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Stéphan Vincent-Lancrin; Cristóbal Cobo Romaní; Fernando Reimers
During the first wave of school closures during the COVID-19 pandemic, the OECD, the World Bank, the Global Education Innovation Initiative at Harvard University and HundrED joined forces to document a variety of examples of what education stakeholders did to allow academic learning to continue. This report brings together a collection of 45 case studies that were initially published on the OECD and World Bank websites between May 2020 and March 2021 (Part II). The “education continuity stories” describe specific solutions implemented by government, non-governmental organisation or companies to support teachers and learners. Many of these solutions had a strong technology dimension. These stories describe the proposed solution in terms of objectives and implementation, but also reflect on the challenges and success factors, the replicability of the initiative in other contexts, and the evidence of success that was gathered (at the time of initial publication). While most initiatives focus on primary and secondary education, they cover all levels of education, and illustrate innovations that have been undertaken around the world, in countries with different contexts, culture and levels of income.
Stephen Bayley; Darge Wole Meshesha; Paul Ramchandani (et al.)
This paper presents the findings of research undertaken in Ethiopia to examine the effects of COVID-19 school closures on children’s holistic learning, including both socio-emotional and academic learning. It draws on data collected in 2019 (prior to the pandemic) and 2021 (after schools reopened) to compare primary pupils’ learning before and after the school closures. In particular, the study adapts self-reporting scales that have been used in related contexts to measure Grade 3 and 6 children’s social skills, self-efficacy, emotional regulation, and mental health and wellbeing, along with literacy and numeracy. Lesson observations were also undertaken to explore teachers’ behaviours to foster socio-emotional learning (SEL) in the classroom.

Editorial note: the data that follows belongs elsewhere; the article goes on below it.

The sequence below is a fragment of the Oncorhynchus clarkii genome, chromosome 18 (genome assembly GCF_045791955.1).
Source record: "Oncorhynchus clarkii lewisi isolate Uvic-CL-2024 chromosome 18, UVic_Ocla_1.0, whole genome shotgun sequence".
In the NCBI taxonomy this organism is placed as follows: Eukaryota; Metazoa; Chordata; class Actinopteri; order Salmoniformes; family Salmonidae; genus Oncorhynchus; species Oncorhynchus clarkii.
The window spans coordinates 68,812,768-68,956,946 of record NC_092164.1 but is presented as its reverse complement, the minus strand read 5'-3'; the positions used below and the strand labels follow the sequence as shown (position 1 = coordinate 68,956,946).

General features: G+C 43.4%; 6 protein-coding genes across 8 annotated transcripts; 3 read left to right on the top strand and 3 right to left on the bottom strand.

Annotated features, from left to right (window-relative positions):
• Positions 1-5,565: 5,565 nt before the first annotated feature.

Mary K. (Molly) Colvin; Jennifer Reesman; Tannahill Glen (et al.)
The coronavirus 19 (COVID-19) pandemic resulted in educational disruption of historic breadth and duration. The authors describe early studies and interim standardized assessment reports to highlight effects of educational disruption and present critical questions for neuropsychologists. A summary of pre-pandemic and interim literature was compiled, including analyses of national and local assessment data and preliminary studies on academic gains related to remote learning, educational and school services disruption, chronic absenteeism, and child and adolescent mental and physical health during 2020–2021. Ten major themes were identified in the early reports on impacts of educational disruption.
This report presents findings from the Survey of National Education Responses to COVID- 19, jointly conducted by UNESCO, UNICEF, the World Bank and OECD, and administered by the UNESCO Institute of Statistics and OECD. Three rounds of questionnaires have thus far been administered.1 This report focuses on responses to the survey’s more recent third round. All numbers presented and discussed in this report refer to the share of countries that responded to each relevant question in the survey. The number of countries that provided valid responses to the question are noted in each figure. Where relevant, countries that responded with ‘Don’t know’ or ‘Not applicable’, or countries with no response to any of the options or for a level of education, are excluded from the analysis. Caution is advised in generalizing the results represented in some figures as the countries that responded to this question cover less than 50 per cent of the total four- to 17-year-old population. These instances are noted under the respective figures. Detailed information on the country and student coverage of each figure, including by income group, is available in Annexes 1-3. In each country, the survey questionnaire was completed by the Ministry of Education officials responsible for education planning at the central or decentralized levels. The survey instrument was designed to capture de jure policy responses and perceptions from government officials on their effectiveness, providing a systematic understanding of deployed policies, practices and intentions to date.
Stephanie M. Jones; Rebecca Bailey; Sonya Temko (et al.)
UNICEF Innocenti's Children and COVID-19 Library is a database collecting research from around the world on COVID-19 and its impacts on children and adolescents.
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